From food to fashion, sustainability has become a forward
principle in recent years. Bolstered by a shift towards social accountability,
many consumer brands have put a heightened value on doing good with their
products—whether that be reducing their environmental footprint, supporting eco-friendly
causes or using business models as a vehicle for change.
This trend towards environmental stewardship has been
embraced by the fashion world, and, some will say, not only embraced but driven
forward. Certainly, the movement has opened a door of opportunity for brands
that emphasize ecological responsibility.
Whether proactive or reactive, it
makes sense that brands of nearly every caliber have begun to put a priority on
environmental stewardship. Global textile production has more than doubled over
the past 15 years, according to reports by the Ellen MacArthur Foundation. A full
85 percent of discarded clothing ends up in landfills in the United States—a cycle
that produces more greenhouse emissions than sea and air shipping combined, Fortune
Yet, while the fashion industry
has made strides towards greater sustainability, progress slowed last year,
according to the latest Pulse of the Fashion
Industry report. The annual study found that adoption of socially and
environmentally conscious practices improved in 2018, but at a slower rate than
in 2017. The industry’s score rose four points to 42 out of 100, which was less
than the six-point gain a year earlier.
“The fashion industry is still
far from sustainable,” a summary of the report states plainly. “Furthermore,
the findings demonstrate that fashion companies are not implementing
sustainable solutions fast enough to counterbalance the negative environmental
and social impacts of the rapidly growing fashion industry.”
The amount of clothing purchased
globally each year is expected to rise 63 percent by 2030 to 102 million tons.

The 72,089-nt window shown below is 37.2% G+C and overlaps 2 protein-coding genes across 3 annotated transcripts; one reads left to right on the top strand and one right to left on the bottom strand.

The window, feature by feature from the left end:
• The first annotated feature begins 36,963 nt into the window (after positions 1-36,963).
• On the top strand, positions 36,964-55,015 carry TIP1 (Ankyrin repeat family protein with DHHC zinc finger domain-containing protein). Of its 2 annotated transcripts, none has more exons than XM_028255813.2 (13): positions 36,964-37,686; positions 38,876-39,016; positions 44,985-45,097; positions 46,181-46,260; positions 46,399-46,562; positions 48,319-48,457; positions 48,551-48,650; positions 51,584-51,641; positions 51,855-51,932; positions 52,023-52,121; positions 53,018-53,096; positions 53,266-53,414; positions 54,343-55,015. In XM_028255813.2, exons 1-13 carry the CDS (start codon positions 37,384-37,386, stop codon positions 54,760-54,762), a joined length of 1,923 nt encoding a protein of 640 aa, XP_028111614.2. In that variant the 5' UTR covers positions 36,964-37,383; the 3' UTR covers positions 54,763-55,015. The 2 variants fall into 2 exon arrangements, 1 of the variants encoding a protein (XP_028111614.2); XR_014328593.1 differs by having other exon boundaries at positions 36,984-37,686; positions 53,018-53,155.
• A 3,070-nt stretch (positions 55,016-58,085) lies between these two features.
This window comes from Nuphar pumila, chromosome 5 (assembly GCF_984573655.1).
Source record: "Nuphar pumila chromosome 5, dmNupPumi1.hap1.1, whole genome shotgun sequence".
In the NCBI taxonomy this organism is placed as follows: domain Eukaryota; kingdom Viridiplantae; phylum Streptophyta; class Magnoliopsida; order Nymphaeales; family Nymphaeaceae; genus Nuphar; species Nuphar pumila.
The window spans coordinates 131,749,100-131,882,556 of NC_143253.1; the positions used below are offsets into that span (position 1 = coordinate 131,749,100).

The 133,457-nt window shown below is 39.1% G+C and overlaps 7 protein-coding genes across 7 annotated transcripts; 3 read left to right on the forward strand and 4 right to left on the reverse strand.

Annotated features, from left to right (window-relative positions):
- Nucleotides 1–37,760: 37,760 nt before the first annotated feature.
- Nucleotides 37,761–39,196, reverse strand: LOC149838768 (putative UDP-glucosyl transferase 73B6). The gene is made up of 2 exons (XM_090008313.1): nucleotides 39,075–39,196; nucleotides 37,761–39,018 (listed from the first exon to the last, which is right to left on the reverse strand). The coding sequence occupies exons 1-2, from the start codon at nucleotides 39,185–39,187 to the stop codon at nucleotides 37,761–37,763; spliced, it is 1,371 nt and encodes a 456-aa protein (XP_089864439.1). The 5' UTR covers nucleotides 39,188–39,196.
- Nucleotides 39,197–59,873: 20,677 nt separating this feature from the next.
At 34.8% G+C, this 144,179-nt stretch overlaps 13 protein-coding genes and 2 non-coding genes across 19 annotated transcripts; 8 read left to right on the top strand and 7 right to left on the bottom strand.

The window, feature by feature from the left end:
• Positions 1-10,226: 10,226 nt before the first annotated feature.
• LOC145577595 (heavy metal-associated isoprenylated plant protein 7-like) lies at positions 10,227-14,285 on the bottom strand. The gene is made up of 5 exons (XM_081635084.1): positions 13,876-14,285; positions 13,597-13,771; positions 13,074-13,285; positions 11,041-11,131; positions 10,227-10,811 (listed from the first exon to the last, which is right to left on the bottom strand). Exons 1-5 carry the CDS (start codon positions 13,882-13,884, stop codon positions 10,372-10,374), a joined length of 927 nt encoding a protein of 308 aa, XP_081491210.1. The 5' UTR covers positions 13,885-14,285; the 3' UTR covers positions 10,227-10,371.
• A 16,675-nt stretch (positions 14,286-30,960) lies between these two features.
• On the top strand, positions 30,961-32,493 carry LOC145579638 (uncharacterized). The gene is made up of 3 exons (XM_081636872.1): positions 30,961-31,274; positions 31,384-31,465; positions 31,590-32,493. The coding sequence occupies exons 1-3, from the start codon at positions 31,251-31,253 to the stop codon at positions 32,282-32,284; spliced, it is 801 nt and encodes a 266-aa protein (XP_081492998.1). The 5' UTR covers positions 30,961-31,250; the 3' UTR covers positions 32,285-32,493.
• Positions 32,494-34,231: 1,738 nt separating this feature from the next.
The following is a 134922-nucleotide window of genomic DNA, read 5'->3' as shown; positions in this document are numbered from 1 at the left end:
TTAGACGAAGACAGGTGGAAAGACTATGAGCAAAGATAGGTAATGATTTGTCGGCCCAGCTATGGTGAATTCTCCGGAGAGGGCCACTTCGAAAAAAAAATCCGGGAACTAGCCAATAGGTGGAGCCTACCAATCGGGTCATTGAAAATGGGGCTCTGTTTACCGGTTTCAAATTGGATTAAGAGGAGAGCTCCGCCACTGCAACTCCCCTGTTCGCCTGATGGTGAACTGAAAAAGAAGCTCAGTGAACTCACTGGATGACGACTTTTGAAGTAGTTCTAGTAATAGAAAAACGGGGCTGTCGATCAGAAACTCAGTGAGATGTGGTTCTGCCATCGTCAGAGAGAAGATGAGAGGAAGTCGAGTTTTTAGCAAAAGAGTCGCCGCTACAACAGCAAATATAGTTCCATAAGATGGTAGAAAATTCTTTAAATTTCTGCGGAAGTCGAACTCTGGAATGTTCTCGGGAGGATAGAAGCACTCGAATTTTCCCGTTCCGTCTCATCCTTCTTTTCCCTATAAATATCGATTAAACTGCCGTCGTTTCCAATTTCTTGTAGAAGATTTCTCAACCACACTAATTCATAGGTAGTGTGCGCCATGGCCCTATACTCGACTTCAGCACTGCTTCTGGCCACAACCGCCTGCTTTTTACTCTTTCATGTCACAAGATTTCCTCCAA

On the current trajectory, the report notes, that growth will cause the gap between
sustainability progress and industry output to widen.
However, many industry leaders
see an opportunity to connect with audiences and bolster their brands through elevated
sustainability initiatives. Their vision—fewer, better products that reflect
consumers’ interest and lifestyles. Less mass production and more
Sustainability “totally fits with
what we believe in,” Anya Hindmarch, founder of the British handbag label told Fortune’s Most
Powerful Women International Summit this week. Customers now expect a
personal story behind the product, rather than “fast fashion,” she added.
“Nowadays [consumers] don’t just
want an object, they want something to talks to them,” said Kristina Blahnik,
speaking at the same event.
The approach of designing
products targeted to consumers’ interests may be a winning strategy, and one
that may help reduce the fashion industry’s footprint. Seventy-three percent of
Millennials, the fastest-growing wealth segment, say they are willing to pay
more for sustainable brands, according to Neilson’s 2015 Global
Corporate Sustainability report. Eighty-one percent say they expect companies
they support to make public declarations of corporate responsibility.
More than prior generations, Millennials
are not content to simply observe, either. They are more likely to actively
engage in the conversation. Nearly three-quarters say they will voice their
opinions about a company’s social policies, according to research by Cone
Communications, and with the advent of social media, they have a bullhorn
to do so.
Certainly, commercial sustainability
has ebbed and flowed over the past several decades. But the cultural shift
among Millennials—a population that exceeds 80 million in the United States
alone and which stands to inherit the largest
wealth transfer in history (an estimated $30 trillion from Baby Boomers and
Gen-Xers over the next 30 years)—suggests environmental awareness is more than
just a passing fad.
How the fashion industry responds
may well determine the future of many leading brands—and open the door to
newcomers. In an era where experience is its own currency, it seems designers
would be wise to follow those leaders who are personalizing their products, and
reducing waste in the process.